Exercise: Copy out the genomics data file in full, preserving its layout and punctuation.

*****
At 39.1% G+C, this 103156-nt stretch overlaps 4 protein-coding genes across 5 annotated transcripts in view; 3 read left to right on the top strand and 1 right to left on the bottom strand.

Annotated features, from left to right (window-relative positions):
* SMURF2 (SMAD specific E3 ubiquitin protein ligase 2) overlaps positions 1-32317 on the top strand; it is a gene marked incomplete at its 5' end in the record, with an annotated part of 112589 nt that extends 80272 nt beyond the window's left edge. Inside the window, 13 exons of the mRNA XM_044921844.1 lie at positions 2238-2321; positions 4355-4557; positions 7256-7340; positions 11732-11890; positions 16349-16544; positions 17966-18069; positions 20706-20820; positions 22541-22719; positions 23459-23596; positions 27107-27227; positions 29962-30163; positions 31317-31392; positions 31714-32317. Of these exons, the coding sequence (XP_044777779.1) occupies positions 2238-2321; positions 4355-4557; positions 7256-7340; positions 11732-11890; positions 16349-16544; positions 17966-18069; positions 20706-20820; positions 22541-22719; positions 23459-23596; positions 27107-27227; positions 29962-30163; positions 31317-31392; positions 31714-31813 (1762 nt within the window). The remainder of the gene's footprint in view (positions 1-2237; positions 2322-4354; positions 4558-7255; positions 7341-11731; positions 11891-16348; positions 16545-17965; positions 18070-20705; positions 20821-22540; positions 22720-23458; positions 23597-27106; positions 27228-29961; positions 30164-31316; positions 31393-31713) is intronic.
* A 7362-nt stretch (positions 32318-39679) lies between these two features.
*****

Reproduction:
At 39.1% G+C, this 103156-nt stretch overlaps 4 protein-coding genes across 5 annotated transcripts in view; 3 read left to right on the top strand and 1 right to left on the bottom strand.

Annotated features, from left to right (window-relative positions):
* SMURF2 (SMAD specific E3 ubiquitin protein ligase 2) overlaps positions 1-32317 on the top strand; it is a gene marked incomplete at its 5' end in the record, with an annotated part of 112589 nt that extends 80272 nt beyond the window's left edge. Inside the window, 13 exons of the mRNA XM_044921844.1 lie at positions 2238-2321; positions 4355-4557; positions 7256-7340; positions 11732-11890; positions 16349-16544; positions 17966-18069; positions 20706-20820; positions 22541-22719; positions 23459-23596; positions 27107-27227; positions 29962-30163; positions 31317-31392; positions 31714-32317. Of these exons, the coding sequence (XP_044777779.1) occupies positions 2238-2321; positions 4355-4557; positions 7256-7340; positions 11732-11890; positions 16349-16544; positions 17966-18069; positions 20706-20820; positions 22541-22719; positions 23459-23596; positions 27107-27227; positions 29962-30163; positions 31317-31392; positions 31714-31813 (1762 nt within the window). The remainder of the gene's footprint in view (positions 1-2237; positions 2322-4354; positions 4558-7255; positions 7341-11731; positions 11891-16348; positions 16545-17965; positions 18070-20705; positions 20821-22540; positions 22720-23458; positions 23597-27106; positions 27228-29961; positions 30164-31316; positions 31393-31713) is intronic.
* A 7362-nt stretch (positions 32318-39679) lies between these two features.